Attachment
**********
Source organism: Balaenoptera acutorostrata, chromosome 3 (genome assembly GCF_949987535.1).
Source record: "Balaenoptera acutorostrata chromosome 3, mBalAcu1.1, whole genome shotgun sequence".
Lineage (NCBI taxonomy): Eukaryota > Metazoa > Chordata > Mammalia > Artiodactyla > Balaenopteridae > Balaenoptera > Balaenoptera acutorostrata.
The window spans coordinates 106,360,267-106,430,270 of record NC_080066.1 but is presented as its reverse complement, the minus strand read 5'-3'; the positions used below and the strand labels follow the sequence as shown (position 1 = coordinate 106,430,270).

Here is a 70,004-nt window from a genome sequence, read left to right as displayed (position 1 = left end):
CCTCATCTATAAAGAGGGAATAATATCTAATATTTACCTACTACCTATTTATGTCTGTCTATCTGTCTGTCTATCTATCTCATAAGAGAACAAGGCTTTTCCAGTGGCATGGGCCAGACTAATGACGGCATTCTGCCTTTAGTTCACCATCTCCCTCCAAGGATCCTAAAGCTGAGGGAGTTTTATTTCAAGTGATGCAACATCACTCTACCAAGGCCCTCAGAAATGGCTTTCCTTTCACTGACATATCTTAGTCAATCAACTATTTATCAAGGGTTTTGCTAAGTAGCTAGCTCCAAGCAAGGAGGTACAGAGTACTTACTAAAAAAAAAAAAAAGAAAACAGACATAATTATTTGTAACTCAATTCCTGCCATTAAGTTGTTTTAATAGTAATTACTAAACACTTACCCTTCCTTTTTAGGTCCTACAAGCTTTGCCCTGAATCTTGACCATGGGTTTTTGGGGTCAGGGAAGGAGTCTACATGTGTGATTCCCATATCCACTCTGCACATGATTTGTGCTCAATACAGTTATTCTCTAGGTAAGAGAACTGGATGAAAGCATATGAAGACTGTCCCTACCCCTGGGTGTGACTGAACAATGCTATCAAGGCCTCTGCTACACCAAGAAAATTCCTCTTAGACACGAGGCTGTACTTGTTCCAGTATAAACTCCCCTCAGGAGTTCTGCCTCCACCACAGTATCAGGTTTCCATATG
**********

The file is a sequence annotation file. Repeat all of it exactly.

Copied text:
Source organism: Balaenoptera acutorostrata, chromosome 3 (genome assembly GCF_949987535.1).
Source record: "Balaenoptera acutorostrata chromosome 3, mBalAcu1.1, whole genome shotgun sequence".
Lineage (NCBI taxonomy): Eukaryota > Metazoa > Chordata > Mammalia > Artiodactyla > Balaenopteridae > Balaenoptera > Balaenoptera acutorostrata.
The window spans coordinates 106,360,267-106,430,270 of record NC_080066.1 but is presented as its reverse complement, the minus strand read 5'-3'; the positions used below and the strand labels follow the sequence as shown (position 1 = coordinate 106,430,270).

Here is a 70,004-nt window from a genome sequence, read left to right as displayed (position 1 = left end):
CCTCATCTATAAAGAGGGAATAATATCTAATATTTACCTACTACCTATTTATGTCTGTCTATCTGTCTGTCTATCTATCTCATAAGAGAACAAGGCTTTTCCAGTGGCATGGGCCAGACTAATGACGGCATTCTGCCTTTAGTTCACCATCTCCCTCCAAGGATCCTAAAGCTGAGGGAGTTTTATTTCAAGTGATGCAACATCACTCTACCAAGGCCCTCAGAAATGGCTTTCCTTTCACTGACATATCTTAGTCAATCAACTATTTATCAAGGGTTTTGCTAAGTAGCTAGCTCCAAGCAAGGAGGTACAGAGTACTTACTAAAAAAAAAAAAAAGAAAACAGACATAATTATTTGTAACTCAATTCCTGCCATTAAGTTGTTTTAATAGTAATTACTAAACACTTACCCTTCCTTTTTAGGTCCTACAAGCTTTGCCCTGAATCTTGACCATGGGTTTTTGGGGTCAGGGAAGGAGTCTACATGTGTGATTCCCATATCCACTCTGCACATGATTTGTGCTCAATACAGTTATTCTCTAGGTAAGAGAACTGGATGAAAGCATATGAAGACTGTCCCTACCCCTGGGTGTGACTGAACAATGCTATCAAGGCCTCTGCTACACCAAGAAAATTCCTCTTAGACACGAGGCTGTACTTGTTCCAGTATAAACTCCCCTCAGGAGTTCTGCCTCCACCACAGTATCAGGTTTCCATATG